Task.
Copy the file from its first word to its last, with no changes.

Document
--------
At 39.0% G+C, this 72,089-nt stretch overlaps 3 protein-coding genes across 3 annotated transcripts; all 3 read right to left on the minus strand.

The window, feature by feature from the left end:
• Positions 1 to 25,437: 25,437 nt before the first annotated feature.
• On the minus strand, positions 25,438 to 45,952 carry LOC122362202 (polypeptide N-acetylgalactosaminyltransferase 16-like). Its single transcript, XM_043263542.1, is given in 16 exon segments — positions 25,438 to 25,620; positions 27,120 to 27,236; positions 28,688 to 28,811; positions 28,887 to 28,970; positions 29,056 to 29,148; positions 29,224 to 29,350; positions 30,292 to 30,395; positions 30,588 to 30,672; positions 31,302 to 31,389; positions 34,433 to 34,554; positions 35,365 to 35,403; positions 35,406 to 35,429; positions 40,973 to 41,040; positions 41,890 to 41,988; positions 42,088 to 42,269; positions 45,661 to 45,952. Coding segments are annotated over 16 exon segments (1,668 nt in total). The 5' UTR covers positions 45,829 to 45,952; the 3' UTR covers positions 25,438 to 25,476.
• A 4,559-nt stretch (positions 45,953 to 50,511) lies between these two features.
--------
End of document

At 39.0% G+C, this 72,089-nt stretch overlaps 3 protein-coding genes across 3 annotated transcripts; all 3 read right to left on the minus strand.

The window, feature by feature from the left end:
• Positions 1 to 25,437: 25,437 nt before the first annotated feature.
• On the minus strand, positions 25,438 to 45,952 carry LOC122362202 (polypeptide N-acetylgalactosaminyltransferase 16-like). Its single transcript, XM_043263542.1, is given in 16 exon segments — positions 25,438 to 25,620; positions 27,120 to 27,236; positions 28,688 to 28,811; positions 28,887 to 28,970; positions 29,056 to 29,148; positions 29,224 to 29,350; positions 30,292 to 30,395; positions 30,588 to 30,672; positions 31,302 to 31,389; positions 34,433 to 34,554; positions 35,365 to 35,403; positions 35,406 to 35,429; positions 40,973 to 41,040; positions 41,890 to 41,988; positions 42,088 to 42,269; positions 45,661 to 45,952. Coding segments are annotated over 16 exon segments (1,668 nt in total). The 5' UTR covers positions 45,829 to 45,952; the 3' UTR covers positions 25,438 to 25,476.
• A 4,559-nt stretch (positions 45,953 to 50,511) lies between these two features.